Till 1640, John Parkington9, who is a Pharmacist, wrote a book which is about using mould as an antibiotic for treatment. Afterwards, there was more knowledge about moulds. Also on pharmacology, mould became respected as a treatment and more pharmacists started to study mould to extend the knowledge. In 1871, John Burdon-Sanderson10, who graduated in Edinburgh University with a degree of Medicinal Doctor and started to work at St. Mary’s Hospital as a lecturer after graduate, found out by covering mould and drying the air current, bacteria will be easily killed. This inspired Joseph Lister11, the father of antisepsis, who is a surgeon to continue the research. In his research, he found out a phenomenon that the urine samples had been contaminated with mould would not allow the bacteria to grow. He called the antibacterial action on human tissue as ”Penicillium Glaucum”. He wrote to his brother12 saying ‘There should a suitable case present, I shall endeavour to employ Penicillium glaucum and observe if the growth of the organisms be habited in the human tissues.’ However, he never published his results, so no one knows how far and how long he pursued the question. But in 1884, at King’s College Hospital a nurse had wounds that did not respond to any antiseptic, Lister gave another substance that cured her.
She was so astonished and so grateful at her seemingly miraculous cure that he asked Lister’s registrar to write the name of this substance in her scrap-book. It was called “Penicillium”. From 1870 to 1874, William Roberts, who is a physician in Manchester, studied the dissolution of bacteria in cultures contaminated by a mould. He also specifically studied the impact of Penicillium glaucum too. In 1874, he noticed that when penicillium glaucum is present, it did not allow the growth of some forms of bacteria. In 1875, an Irish physicist John Tyndall after reading John Burdon-Sanderson’s research, he decided to follow up on his work.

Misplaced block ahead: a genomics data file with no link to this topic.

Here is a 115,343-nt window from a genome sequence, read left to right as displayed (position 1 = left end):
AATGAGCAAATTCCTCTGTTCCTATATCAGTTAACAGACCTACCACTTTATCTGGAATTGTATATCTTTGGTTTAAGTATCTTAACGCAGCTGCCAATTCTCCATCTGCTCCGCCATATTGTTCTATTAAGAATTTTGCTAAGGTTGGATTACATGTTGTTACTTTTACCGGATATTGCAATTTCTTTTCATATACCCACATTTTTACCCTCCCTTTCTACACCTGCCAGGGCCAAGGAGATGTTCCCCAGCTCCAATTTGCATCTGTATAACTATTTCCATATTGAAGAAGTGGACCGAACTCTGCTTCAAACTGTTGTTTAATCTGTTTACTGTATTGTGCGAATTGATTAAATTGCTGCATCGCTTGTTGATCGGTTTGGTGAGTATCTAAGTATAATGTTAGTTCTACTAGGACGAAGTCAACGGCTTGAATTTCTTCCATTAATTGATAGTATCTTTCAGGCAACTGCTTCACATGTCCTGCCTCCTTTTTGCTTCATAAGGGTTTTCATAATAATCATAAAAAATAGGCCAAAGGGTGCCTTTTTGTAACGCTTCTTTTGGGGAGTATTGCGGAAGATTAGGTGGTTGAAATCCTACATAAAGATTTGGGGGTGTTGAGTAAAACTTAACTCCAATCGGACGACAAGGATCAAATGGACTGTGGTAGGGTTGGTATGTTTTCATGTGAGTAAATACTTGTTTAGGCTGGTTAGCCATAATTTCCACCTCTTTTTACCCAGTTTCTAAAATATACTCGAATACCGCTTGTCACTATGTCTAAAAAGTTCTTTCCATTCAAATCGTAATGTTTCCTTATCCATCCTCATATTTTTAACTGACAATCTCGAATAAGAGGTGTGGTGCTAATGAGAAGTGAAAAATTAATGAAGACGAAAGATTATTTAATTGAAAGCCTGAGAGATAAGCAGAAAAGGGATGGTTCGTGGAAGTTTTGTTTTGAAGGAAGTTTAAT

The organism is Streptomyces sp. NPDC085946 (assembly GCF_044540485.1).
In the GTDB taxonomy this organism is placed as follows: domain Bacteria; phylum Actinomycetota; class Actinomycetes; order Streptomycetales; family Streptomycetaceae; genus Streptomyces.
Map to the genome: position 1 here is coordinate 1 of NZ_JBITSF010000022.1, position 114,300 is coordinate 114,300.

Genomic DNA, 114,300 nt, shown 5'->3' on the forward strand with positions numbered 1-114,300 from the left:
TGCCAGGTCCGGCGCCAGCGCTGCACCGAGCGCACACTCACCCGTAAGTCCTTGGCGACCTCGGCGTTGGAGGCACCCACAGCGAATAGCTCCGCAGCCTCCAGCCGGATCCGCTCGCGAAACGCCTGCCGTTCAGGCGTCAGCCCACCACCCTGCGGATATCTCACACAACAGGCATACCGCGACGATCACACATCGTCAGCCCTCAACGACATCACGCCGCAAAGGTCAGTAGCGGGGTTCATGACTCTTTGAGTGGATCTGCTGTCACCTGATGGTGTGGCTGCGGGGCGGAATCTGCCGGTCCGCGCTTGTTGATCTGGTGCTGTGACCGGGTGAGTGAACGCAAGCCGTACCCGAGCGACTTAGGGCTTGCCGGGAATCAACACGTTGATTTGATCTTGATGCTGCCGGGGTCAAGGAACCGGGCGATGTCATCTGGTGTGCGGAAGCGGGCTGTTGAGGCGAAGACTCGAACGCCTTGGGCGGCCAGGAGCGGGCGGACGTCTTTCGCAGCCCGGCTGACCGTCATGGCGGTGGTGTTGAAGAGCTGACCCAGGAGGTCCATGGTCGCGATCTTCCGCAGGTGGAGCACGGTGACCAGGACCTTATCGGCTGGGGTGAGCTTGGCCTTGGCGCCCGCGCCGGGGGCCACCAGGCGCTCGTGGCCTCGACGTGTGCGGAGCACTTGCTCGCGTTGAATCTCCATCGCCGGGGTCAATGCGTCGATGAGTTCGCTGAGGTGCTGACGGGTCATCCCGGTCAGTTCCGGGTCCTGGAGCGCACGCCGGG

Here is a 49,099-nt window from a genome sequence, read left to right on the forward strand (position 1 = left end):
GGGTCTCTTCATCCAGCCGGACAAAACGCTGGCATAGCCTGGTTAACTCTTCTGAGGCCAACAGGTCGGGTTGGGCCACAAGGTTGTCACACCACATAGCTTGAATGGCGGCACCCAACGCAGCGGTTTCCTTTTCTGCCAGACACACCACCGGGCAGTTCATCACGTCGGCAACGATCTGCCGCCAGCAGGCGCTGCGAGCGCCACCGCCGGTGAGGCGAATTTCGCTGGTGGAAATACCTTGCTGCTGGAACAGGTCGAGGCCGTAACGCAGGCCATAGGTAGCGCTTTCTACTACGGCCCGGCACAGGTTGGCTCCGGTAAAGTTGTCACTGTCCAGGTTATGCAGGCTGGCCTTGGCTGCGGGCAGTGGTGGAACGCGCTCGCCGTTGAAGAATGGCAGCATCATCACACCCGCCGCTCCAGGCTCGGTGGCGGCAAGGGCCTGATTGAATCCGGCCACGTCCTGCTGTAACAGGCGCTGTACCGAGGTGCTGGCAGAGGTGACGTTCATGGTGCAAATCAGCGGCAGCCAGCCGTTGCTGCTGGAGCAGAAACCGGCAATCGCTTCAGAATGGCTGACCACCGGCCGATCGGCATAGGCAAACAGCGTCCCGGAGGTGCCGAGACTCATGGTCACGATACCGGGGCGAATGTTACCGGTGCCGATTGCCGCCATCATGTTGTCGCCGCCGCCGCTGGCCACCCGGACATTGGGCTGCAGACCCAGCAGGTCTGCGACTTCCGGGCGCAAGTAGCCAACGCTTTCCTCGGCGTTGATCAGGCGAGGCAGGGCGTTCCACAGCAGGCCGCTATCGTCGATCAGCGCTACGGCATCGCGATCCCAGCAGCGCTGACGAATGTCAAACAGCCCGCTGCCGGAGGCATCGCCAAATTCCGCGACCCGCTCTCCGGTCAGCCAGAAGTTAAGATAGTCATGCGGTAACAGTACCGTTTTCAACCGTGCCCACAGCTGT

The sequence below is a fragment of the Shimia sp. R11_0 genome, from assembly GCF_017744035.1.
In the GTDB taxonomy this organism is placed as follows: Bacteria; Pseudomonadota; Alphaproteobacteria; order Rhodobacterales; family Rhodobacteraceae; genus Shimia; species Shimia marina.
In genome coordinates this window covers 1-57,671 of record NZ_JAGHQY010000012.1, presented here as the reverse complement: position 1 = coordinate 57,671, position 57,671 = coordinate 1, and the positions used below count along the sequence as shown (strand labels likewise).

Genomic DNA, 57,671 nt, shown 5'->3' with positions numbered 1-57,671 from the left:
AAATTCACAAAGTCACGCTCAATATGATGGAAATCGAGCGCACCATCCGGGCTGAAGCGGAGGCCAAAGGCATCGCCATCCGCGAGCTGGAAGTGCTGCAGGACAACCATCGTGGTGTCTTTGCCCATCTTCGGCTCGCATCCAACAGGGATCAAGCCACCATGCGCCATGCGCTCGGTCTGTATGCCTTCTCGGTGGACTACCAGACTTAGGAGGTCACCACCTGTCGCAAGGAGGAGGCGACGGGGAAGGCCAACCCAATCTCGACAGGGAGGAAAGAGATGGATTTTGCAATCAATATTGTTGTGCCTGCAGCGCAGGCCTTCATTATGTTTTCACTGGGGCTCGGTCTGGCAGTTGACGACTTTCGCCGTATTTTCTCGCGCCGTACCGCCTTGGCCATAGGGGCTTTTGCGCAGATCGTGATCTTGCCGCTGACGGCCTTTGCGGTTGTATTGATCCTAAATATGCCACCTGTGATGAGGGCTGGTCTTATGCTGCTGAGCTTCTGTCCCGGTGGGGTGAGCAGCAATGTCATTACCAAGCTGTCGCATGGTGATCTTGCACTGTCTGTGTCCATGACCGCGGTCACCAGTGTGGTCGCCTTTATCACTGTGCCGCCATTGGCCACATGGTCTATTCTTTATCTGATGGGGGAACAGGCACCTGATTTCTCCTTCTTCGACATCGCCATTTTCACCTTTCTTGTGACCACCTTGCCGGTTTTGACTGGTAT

He demonstrated the antibiotic effects of the Penicillum glaucum fungus to the Royal Society in London and reported that it had caused some of the bacteria to burst. In the same year, there was a first demonstration that a specific bacterium – Bacillus Anthracis was shown to cause a specific disease, anthrax. In 1877, experiments in Paris demonstrated the benefits of using harmless, “good” bacteria to treat pathogenic or harmful bacteria. These experiment did indeed prove that harmless bacteria could be used to compete with pathogens (harmful bacteria), although they did not kill the pathogens. These ‘good’ bacteria assist the body by producing certain vitamins while at the same time protecting the body against the growth of harmful, disease-causing bacteria. Also in Paris, Louis Pasteur who is a famous for the invention of the process of pasteurization, coordinated efforts with his colleague Jules Francois Joubery to observe that cultures of acillus Anthracis, when contaminated with the penicillium notatum, it could not easily sustain growth, became inhibited. Many other experiments14 on anthrax and cholera confirmed these findings and proved that harmless bacteria can inhibit the growth of disease-causing bacteria.